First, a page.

Douglas Fir

Douglas FirScientific Name:
Pseudotsuga menziesii

Other Names and Species:
Blue Douglas-fir
Coast Douglas-fir
Colorado Douglas-fir
Common Douglas-fir
Douglas Spruce
Douglas Tree
Fraser River Douglas-fir
Gray Douglas-fir
Green Douglas-fir
Interior Douglas-fir
Oregon Douglas-fir
Oregon Pine
Rocky Mountain Douglas-fir

Origin:
Western North America

Depending on the age and growing location of the tree, the color of Douglas fir can vary, but is usually light brown, with hints of yellow or red, as well as darker growth rings. The wood is moderately lustrous, showing a generally straight grain with occasional wavy or curly figuring. The texture ranges from medium to coarse.
Douglas fir is reported to be moderately resistant to decay, though it is somewhat susceptible to insect attack. When worked, it gives off a sweet, piney odor from the resin or pitch that the wood contains.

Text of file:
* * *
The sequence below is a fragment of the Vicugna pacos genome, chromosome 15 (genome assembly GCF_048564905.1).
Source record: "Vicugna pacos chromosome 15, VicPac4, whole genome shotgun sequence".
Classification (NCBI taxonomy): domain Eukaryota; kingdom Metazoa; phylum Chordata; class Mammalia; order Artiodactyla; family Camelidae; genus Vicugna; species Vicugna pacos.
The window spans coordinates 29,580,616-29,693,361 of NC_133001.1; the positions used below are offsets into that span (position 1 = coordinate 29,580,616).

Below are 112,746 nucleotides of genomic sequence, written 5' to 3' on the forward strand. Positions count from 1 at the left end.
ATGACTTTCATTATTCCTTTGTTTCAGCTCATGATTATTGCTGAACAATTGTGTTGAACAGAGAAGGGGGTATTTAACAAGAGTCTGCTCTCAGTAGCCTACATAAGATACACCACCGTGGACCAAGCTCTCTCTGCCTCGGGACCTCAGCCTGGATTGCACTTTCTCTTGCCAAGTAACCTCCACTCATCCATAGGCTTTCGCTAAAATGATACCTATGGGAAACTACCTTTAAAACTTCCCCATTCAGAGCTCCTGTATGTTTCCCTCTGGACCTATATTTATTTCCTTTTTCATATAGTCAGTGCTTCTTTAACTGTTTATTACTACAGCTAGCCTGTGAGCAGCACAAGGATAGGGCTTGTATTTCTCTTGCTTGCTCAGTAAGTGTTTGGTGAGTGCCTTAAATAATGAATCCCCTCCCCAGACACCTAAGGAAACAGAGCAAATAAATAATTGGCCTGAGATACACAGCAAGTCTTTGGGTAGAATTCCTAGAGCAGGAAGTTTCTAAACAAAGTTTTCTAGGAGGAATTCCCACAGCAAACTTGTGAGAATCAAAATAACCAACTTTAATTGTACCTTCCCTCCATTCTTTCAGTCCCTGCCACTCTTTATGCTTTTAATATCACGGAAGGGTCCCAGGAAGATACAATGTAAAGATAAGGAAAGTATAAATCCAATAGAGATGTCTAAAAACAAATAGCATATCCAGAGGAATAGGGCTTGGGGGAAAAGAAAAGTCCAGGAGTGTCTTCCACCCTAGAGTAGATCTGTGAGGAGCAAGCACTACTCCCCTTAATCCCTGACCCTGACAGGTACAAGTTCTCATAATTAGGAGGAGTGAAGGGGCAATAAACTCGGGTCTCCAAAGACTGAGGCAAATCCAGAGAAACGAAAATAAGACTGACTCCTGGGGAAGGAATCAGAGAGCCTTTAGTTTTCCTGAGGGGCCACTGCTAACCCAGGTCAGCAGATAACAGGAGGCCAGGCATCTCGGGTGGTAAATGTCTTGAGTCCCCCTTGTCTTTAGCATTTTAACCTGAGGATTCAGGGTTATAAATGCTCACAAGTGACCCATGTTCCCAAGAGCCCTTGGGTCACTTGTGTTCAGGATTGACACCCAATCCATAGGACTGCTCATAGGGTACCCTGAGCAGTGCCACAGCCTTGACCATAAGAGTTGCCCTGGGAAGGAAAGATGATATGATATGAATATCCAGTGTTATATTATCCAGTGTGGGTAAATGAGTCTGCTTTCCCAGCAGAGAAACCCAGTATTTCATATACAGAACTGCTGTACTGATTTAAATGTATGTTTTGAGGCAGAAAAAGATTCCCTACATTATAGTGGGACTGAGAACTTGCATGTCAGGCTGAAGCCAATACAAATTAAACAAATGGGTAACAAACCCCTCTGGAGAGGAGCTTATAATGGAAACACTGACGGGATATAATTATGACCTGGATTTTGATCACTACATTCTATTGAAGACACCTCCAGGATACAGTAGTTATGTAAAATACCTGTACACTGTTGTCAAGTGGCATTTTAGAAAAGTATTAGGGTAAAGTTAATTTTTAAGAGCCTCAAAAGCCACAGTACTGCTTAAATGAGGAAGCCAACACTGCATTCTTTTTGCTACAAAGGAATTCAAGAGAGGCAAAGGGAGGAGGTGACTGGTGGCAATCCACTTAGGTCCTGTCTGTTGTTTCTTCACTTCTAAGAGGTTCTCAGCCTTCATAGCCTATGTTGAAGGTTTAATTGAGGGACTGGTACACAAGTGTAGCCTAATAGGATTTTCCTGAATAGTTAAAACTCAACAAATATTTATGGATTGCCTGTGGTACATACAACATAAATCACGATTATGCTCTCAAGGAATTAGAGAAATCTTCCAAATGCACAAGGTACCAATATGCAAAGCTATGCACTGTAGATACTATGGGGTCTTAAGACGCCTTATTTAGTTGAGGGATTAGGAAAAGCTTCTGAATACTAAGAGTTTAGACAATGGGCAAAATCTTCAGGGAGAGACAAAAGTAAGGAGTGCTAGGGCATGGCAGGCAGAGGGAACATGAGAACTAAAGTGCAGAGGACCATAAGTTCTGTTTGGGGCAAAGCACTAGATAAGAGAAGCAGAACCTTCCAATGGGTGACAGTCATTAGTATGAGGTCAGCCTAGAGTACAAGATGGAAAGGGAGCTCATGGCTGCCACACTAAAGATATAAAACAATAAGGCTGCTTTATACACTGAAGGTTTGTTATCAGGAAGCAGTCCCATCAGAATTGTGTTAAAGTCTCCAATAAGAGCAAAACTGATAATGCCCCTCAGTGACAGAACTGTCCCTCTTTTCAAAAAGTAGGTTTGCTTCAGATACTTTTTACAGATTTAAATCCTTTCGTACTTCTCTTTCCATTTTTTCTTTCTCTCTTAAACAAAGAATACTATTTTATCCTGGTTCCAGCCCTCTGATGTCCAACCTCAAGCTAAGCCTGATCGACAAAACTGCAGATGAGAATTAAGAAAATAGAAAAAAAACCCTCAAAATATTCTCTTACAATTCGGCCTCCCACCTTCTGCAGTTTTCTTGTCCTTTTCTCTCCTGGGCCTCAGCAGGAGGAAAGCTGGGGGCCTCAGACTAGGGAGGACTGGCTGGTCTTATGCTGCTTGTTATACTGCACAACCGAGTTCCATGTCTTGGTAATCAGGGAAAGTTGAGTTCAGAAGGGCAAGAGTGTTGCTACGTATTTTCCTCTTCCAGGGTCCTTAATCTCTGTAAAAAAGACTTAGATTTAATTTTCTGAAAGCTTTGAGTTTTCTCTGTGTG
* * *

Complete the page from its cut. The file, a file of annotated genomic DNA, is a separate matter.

The hardness of Douglas fir is 660 and it falling near the bottom of the Janka scale, it is one of the softest and least durable woods. It isninety-six percent softer than southern yellow pine (loblolly and shortleaf), it is only one-third as hard as santos mahogany’s ranking of 2200.
Generally Douglas-fir machines well, with a small to moderate blunting effect on cutting tools. It stains, glues, and finishes well.
Douglas-fir’s uses include wood flooring, plywood manufacturing, veneer, and lumber for structural and construction purposes.

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